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Top 5 things to do before you hear “I’m bored” this summer! Part 2

29 July 2019

Already having fun with your family this summer thanks to our first 5 fun tips? Make the most of the time you have with your children during the school break with our next top 5 tips on simple summer fun…

6. Visit your local library 


If a trip to the local library isn’t already near the top of your holiday to-do list, it should be! As well as,  fuelling your children’s imagination through an almost magical variety of books for all ages, modern libraries host a range of fantastic and often free group activities – from singing sessions for babies and toddlers to theatre performances and even brass bands! 

  • Top tip: plan in advance! Most libraries host a varied programme of activities every month, so check out your local council’s library website to find out exactly what’s happening and when. 
  • If you don’t fancy any of the activities listed, remember that your library can still be a great place to pick up some new books for bedtime – just be sure to challenge your children to try something different by exploring the shelves (in the appropriate section), as that’s half the fun of a library! 
  • If your child has particular (read expensive) interests, they’ll often find books on current trends like Minecraft or Pokémon.  
  • For those of us with memories of late fines, most libraries in the UK now offer reductions on overdue charges for children’s books, or have done away with them entirely. Alternatively, you could even make an afternoon or day of it and read the books in the library – so no need to worry about spilling tea on them or loosing them.

7. Create your own egg-cellent masterpiece


This old fashioned craft activity is a classic, offering plenty of yucky fun while the eggs are blown (you’re required to break at least one under the parent’s code!) and a good creative outlet once they’ve dried.  

  • For anyone who’s never blown an egg – surely most people these days! – check out this simple guide to get you started.
  • You can either decorate your blown eggs with things like tissue paper and pipe cleaners – or just use paints and markers. 
  • Youll have to let your eggs dry for at least a couple of hours after you’ve blown them, so maybe have another activity planned while you wait – or you’ll have some disgruntled artists in waiting!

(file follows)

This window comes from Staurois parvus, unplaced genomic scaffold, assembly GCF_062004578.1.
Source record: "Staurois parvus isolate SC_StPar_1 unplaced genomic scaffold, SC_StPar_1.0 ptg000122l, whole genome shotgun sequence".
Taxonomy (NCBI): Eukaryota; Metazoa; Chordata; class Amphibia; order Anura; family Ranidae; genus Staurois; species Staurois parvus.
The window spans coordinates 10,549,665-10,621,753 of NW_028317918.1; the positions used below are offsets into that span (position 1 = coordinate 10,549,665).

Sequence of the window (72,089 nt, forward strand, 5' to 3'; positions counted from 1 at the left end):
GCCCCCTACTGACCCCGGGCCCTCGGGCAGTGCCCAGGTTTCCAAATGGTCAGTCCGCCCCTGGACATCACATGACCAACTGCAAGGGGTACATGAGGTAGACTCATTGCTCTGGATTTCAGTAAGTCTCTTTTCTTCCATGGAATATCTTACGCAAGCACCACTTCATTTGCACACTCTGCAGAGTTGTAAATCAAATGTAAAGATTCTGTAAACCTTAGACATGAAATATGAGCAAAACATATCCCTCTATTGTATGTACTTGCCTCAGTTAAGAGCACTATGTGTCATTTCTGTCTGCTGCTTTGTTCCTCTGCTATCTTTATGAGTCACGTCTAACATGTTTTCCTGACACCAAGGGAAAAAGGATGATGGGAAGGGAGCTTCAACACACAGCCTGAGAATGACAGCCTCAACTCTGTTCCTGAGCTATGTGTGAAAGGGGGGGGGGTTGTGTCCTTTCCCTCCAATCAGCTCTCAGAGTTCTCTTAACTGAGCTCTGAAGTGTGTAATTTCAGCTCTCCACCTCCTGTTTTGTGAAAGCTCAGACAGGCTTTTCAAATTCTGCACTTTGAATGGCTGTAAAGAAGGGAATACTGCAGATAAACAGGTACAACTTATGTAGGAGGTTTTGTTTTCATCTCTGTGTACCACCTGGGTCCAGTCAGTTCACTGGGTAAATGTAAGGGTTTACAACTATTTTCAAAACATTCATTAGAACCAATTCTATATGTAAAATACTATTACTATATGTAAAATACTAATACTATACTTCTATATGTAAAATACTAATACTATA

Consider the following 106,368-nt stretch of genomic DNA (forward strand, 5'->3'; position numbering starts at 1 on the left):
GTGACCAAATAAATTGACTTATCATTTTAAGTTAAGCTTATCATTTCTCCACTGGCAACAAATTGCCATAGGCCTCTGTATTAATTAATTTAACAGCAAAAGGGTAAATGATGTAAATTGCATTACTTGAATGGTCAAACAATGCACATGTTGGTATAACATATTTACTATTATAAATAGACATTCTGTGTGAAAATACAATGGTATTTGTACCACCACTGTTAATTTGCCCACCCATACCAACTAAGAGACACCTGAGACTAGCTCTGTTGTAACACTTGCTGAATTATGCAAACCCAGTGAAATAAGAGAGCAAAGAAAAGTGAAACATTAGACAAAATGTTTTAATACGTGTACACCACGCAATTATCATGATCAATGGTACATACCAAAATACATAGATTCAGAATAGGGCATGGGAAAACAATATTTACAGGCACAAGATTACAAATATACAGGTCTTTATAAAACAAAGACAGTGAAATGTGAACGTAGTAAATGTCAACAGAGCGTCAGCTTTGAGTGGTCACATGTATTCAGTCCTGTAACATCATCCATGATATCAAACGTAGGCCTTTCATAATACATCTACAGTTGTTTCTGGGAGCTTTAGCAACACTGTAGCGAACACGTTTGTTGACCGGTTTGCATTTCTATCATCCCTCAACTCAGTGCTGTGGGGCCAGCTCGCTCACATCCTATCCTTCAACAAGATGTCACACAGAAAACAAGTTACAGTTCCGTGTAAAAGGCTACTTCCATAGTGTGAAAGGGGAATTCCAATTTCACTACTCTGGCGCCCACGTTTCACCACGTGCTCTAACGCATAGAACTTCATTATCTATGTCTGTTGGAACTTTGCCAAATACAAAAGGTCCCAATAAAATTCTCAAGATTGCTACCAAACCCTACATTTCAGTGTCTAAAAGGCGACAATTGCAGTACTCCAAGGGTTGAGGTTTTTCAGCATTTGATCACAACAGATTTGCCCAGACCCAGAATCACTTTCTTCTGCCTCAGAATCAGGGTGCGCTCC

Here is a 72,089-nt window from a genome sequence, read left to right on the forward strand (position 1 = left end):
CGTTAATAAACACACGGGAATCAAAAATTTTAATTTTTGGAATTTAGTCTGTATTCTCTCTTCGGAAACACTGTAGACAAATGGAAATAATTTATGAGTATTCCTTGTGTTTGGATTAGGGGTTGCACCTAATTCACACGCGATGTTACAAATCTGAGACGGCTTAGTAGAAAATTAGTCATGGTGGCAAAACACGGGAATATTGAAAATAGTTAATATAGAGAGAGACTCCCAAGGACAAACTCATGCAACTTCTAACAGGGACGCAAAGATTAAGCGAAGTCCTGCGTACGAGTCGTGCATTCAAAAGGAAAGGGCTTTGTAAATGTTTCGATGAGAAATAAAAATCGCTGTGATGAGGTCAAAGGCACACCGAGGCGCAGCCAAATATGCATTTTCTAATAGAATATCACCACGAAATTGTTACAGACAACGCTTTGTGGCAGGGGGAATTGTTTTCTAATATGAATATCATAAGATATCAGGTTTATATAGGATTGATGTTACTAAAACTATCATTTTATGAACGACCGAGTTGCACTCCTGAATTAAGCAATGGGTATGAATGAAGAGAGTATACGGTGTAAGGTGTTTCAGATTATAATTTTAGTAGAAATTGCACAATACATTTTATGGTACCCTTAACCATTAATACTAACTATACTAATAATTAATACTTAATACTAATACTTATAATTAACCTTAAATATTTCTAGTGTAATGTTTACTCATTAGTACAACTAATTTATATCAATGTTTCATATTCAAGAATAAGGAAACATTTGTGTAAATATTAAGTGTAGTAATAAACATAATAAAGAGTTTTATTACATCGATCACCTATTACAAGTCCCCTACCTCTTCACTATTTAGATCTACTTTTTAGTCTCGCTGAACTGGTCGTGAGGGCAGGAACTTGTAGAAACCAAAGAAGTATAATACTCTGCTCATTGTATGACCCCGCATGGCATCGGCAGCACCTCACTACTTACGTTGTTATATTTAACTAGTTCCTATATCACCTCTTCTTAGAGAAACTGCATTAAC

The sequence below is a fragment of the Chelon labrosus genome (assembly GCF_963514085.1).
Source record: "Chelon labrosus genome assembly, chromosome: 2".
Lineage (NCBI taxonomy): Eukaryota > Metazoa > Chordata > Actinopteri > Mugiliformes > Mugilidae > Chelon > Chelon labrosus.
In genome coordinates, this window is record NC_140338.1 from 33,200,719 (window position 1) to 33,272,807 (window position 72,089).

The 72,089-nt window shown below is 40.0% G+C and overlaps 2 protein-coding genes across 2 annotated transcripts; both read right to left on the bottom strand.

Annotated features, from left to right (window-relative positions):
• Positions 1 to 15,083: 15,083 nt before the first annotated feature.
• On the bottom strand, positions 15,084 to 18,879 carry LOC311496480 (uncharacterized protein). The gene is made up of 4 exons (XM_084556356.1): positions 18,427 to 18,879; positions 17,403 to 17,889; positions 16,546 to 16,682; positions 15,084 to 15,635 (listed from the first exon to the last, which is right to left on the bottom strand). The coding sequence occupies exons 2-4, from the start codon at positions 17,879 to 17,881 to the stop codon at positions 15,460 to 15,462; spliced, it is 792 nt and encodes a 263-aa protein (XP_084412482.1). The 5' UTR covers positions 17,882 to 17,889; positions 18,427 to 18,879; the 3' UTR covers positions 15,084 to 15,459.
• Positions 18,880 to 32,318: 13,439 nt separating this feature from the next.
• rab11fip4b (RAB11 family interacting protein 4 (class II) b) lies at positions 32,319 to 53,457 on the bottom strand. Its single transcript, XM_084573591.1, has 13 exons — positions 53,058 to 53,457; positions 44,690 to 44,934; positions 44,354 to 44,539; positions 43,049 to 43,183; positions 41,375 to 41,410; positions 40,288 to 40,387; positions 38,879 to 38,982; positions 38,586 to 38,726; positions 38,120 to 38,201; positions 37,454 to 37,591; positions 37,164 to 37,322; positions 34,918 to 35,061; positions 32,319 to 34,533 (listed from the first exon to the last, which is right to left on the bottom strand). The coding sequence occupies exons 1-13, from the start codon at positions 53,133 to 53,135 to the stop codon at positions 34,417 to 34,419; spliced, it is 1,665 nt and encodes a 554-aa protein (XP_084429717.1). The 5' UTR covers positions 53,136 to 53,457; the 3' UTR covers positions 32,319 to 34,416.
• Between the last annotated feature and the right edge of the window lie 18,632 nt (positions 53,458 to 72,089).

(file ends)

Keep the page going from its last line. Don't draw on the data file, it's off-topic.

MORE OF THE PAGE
• This activity is great for exploring children’s other interests as they can decorate their eggs as superheroes, comic characters, princesses or even footballers (although if they’re going for the whole team you may need a baker’s dozen or you can sometimes find polystyrene eggs cheaply in pound store, craft store or online.)

8. Build a shelter


A close cousin of den building in the front room; building a shelter outside can be a lot more fun – and the added outdoor element should even inspire more adventurous older children! 

  • Not sure where to start? Ask the experts! The National Trust offer some great den-building advice (and guided sessions). 
  • Don’t be shy! Dive right in and make it up as you go along! You might just choose to gather some wood and make your den in the back garden, using sheets rather than the more professional methods recommended by the National Trust. The important thing is to have fun!  
  • You’re likely to be outside for quite a while, so dress accordingly as you could get either very hot or very cold! 
  • If you take the garden option and you’re feeling REALLY adventurous, try sleeping in your new den on a warm summer night! (You may only wish to stay until your children fall asleep before you can take them and yourself inside!)

“Another great chance to engage children’s imaginations.”

9. Scavenger hunt 


A scavenger hunt is another simple and popular activity; it’s also a fun way for children to safely explore when you’re having a picnic – whether it’s in your own garden or out and about. They typically last around 15 minutes 

  • Types of hunt you can try: a nature hunt – for things you’re likely to find outdoors, like a pebble, daisies, seeds, leaves or feathers. A rainbow hunt – where you find an object for each colour of the rainbow (red, orange, yellow, green, blue, indigo, violet); or an alphabet hunt – where you seek something that begins with each letter of a word. 
  • Don’t forget: you’ll need something to write with and something to collect the items in – or you could take a camera and take pictures of what you find instead! 

10. Leaf, crayon or chalk rubbings 


Things with an interesting texture make great crayon rubbings. For instance, challenge children to find different shapes and sizes of leaves on the ground. Next get them to place the leaves they’ve found between a hard surface and a piece of paper, before rubbing the crayon gently over the paper until the shapes and textures of the leaves show through. How well do different leaves work? Do the rubbings look like anything familiar (other than leaves)? 

Some quick tips… 

  • Gentle sweeps using the side of the crayon work best, building up the colour gradually. 
  • You could make a game of it by setting a timer (start with a minute) for children to find as many leaves as they can. 
  • Encourage children to test out lots of different surfaces. 
  • What you’ll need: paper, crayons or chalk and somewhere with leaves. 

As always, if you enjoyed trying out summer holiday tips above, please visit our Family Monsters site for more simple ideas, information and support.